KAUST DepartmentBiological and Environmental Sciences and Engineering (BESE) Division
Environmental Science and Engineering Program
Water Desalination and Reuse Research Center (WDRC)
Permanent link to this recordhttp://hdl.handle.net/10754/334614
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AbstractThe paper provides a critical overview of water desalination using geothermal resources. Specific case studies are presented, as well as an assessment of environmental risks and market potential and barriers to growth. The availability and suitability of low and high temperature geothermal energy in comparison to other renewable energy resources for desalination is also discussed. Analysis will show, for example, that the use of geothermal energy for thermal desalination can be justified only in the presence of cheap geothermal reservoirs or in decentralized applications focusing on small-scale water supplies in coastal regions, provided that society is able and willing to pay for desalting. 2010 by the authors; licensee MDPI, Basel, Switzerland.
CitationGoosen M, Mahmoudi H, Ghaffour N (2010) Water Desalination Using Geothermal Energy. Energies 3: 1423-1442. doi:10.3390/en3081423.
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Integrating Microbial Electrochemical Technology with Forward Osmosis and Membrane Bioreactors: Low-Energy Wastewater Treatment, Energy Recovery and Water ReuseWerner, Craig M. (2014-06) [Dissertation]
Advisor: Amy, Gary L.
Committee members: Eppinger, Jörg; Logan, Bruce; Saikaly, PascalWastewater treatment is energy intensive, with modern wastewater treatment processes consuming 0.6 kWh/m3 of water treated, half of which is required for aeration. Considering that wastewater contains approximately 2 kWh/m3 of energy and represents a reliable alternative water resource, capturing part of this energy and reclaiming the water would offset or even eliminate energy requirements for wastewater treatment and provide a means to augment traditional water supplies. Microbial electrochemical technology is a novel technology platform that uses bacteria capable of producing an electric current outside of the cell to recover energy from wastewater. These bacteria do not require oxygen to respire but instead use an insoluble electrode as their terminal electron acceptor. Two types of microbial electrochemical technologies were investigated in this dissertation: 1) a microbial fuel cell that produces electricity; and 2) a microbial electrolysis cell that produces hydrogen with the addition of external power. On their own, microbial electrochemical technologies do not achieve sufficiently high treatment levels. Innovative approaches that integrate microbial electrochemical technologies with emerging and established membrane-based treatment processes may improve the overall extent of wastewater treatment and reclaim treated water. Forward osmosis is an emerging low-energy membrane-based technology for seawater desalination. In forward osmosis water is transported across a semipermeable membrane driven by an osmotic gradient. The microbial osmotic fuel cell described in this dissertation integrates a microbial fuel cell with forward osmosis to achieve wastewater treatment, energy recovery and partial desalination. This system required no aeration and generated more power than conventional microbial fuel cells using ion exchange membranes by minimizing electrochemical losses. Membrane bioreactors incorporate semipermeable membranes within a biological wastewater treatment process. The anaerobic electrochemical membrane bioreactor described here integrates a microbial electrolysis cell with a membrane bioreactor using conductive hollow fiber membrane to produce hydrogen gas, treat wastewater and reclaim treated water. The energy recovered as hydrogen gas in this system was sufficient to offset all the electrical energy requirements for operation. The findings from these studies significantly improve the prospects for simultaneous wastewater treatment, energy recovery and water reclamation in a single reactor but challenges such as membrane biofouling and conversion of hydrogen to methane by methanogenesis require further study.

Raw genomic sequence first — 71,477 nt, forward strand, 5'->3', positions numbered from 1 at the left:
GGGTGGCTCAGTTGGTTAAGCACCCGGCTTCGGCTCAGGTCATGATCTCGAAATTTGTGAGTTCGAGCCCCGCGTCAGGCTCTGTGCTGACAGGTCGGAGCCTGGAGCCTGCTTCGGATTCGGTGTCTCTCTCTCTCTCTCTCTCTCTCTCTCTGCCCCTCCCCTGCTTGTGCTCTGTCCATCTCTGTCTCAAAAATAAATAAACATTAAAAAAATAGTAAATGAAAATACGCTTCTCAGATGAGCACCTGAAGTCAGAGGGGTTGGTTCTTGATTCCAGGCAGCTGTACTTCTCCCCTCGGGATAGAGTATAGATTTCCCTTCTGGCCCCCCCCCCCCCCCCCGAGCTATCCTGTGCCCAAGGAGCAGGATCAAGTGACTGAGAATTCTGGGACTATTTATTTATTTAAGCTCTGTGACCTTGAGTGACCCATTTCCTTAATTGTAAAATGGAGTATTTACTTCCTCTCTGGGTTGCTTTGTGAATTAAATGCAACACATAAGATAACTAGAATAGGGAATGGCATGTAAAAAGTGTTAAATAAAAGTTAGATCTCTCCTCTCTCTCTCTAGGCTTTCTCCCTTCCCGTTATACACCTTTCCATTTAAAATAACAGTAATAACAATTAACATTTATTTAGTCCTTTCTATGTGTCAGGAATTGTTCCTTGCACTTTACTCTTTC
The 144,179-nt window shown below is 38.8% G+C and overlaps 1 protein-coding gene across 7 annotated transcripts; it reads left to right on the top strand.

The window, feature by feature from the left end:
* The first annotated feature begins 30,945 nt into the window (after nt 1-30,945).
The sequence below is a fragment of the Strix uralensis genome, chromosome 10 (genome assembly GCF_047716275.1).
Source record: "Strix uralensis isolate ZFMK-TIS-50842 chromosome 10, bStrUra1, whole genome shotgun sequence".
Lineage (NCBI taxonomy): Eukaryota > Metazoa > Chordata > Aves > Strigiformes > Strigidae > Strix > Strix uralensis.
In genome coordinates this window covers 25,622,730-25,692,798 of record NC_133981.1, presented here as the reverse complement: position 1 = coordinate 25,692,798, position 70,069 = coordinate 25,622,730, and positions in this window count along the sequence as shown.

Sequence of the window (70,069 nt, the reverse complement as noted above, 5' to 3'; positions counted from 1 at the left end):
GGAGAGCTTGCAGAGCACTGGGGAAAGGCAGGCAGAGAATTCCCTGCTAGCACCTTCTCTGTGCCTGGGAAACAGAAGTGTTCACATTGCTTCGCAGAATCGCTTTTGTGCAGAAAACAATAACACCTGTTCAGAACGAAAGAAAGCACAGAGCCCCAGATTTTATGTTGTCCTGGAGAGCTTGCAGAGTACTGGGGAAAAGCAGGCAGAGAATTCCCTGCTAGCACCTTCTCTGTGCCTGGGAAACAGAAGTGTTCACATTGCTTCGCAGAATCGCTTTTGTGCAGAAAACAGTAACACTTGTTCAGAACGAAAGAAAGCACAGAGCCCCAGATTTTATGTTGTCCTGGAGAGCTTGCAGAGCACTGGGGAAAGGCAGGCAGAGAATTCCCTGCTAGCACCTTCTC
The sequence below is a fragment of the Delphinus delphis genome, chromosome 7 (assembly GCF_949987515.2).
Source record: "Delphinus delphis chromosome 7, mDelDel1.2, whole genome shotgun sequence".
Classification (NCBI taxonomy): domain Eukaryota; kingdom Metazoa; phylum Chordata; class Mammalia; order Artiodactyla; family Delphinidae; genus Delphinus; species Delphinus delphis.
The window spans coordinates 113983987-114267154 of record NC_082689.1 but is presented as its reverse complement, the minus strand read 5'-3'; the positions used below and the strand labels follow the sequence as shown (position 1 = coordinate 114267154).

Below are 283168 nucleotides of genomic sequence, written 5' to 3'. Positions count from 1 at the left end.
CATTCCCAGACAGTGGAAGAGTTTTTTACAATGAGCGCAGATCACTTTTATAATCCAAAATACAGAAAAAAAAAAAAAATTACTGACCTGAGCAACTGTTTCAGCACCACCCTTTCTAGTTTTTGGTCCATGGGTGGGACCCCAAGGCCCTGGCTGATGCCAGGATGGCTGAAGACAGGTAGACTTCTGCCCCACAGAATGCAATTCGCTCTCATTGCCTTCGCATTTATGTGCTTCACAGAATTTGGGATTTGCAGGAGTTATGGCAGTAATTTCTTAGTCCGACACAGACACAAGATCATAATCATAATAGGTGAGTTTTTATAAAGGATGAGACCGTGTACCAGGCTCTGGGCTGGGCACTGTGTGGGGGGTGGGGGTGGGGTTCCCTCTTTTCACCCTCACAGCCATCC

Solar Water Splitting: Over 17% Efficiency Stand-Alone Solar Water Splitting Enabled by Perovskite-Silicon Tandem Absorbers (Adv. Energy Mater. 28/2020)Karuturi, Siva Krishna; Shen, Heping; Sharma, Astha; Beck, Fiona J.; Varadhan, Purushothaman; Duong, The; Narangari, Parvathala Reddy; Zhang, Doudou; Wan, Yimao; He, Jr-Hau; Tan, Hark Hoe; Jagadish, Chennupati; Catchpole, Kylie (Advanced Energy Materials, Wiley, 2020-07-28) [Article]Realizing solar-to-hydrogen (STH) efficiencies close to 20% using low-cost semiconductors remains a major step toward accomplishing the practical viability of photoelectrochemical (PEC) hydrogen generation technologies. Dual-absorber tandem cells combining inexpensive semiconductors are a promising strategy to achieve high STH efficiencies at a reasonable cost. Here, a perovskite photovoltaic biased silicon (Si) photoelectrode is demonstrated for highly efficient stand-alone solar water splitting. A p+nn+ -Si/Ti/Pt photocathode is shown to present a remarkable photon-to-current efficiency of 14.1% under biased condition and stability over three days under continuous illumination. Upon pairing with a semitransparent mixed perovskite solar cell of an appropriate bandgap with state-of-the-art performance, an unprecedented 17.6% STH efficiency is achieved for self-driven solar water splitting. Modeling and analysis of the dual-absorber PEC system reveal that further work into replacing the noble-metal catalyst materials with earth-abundant elements and improvement of perovskite fill factor will pave the way for the realization of a low-cost high-efficiency PEC system.
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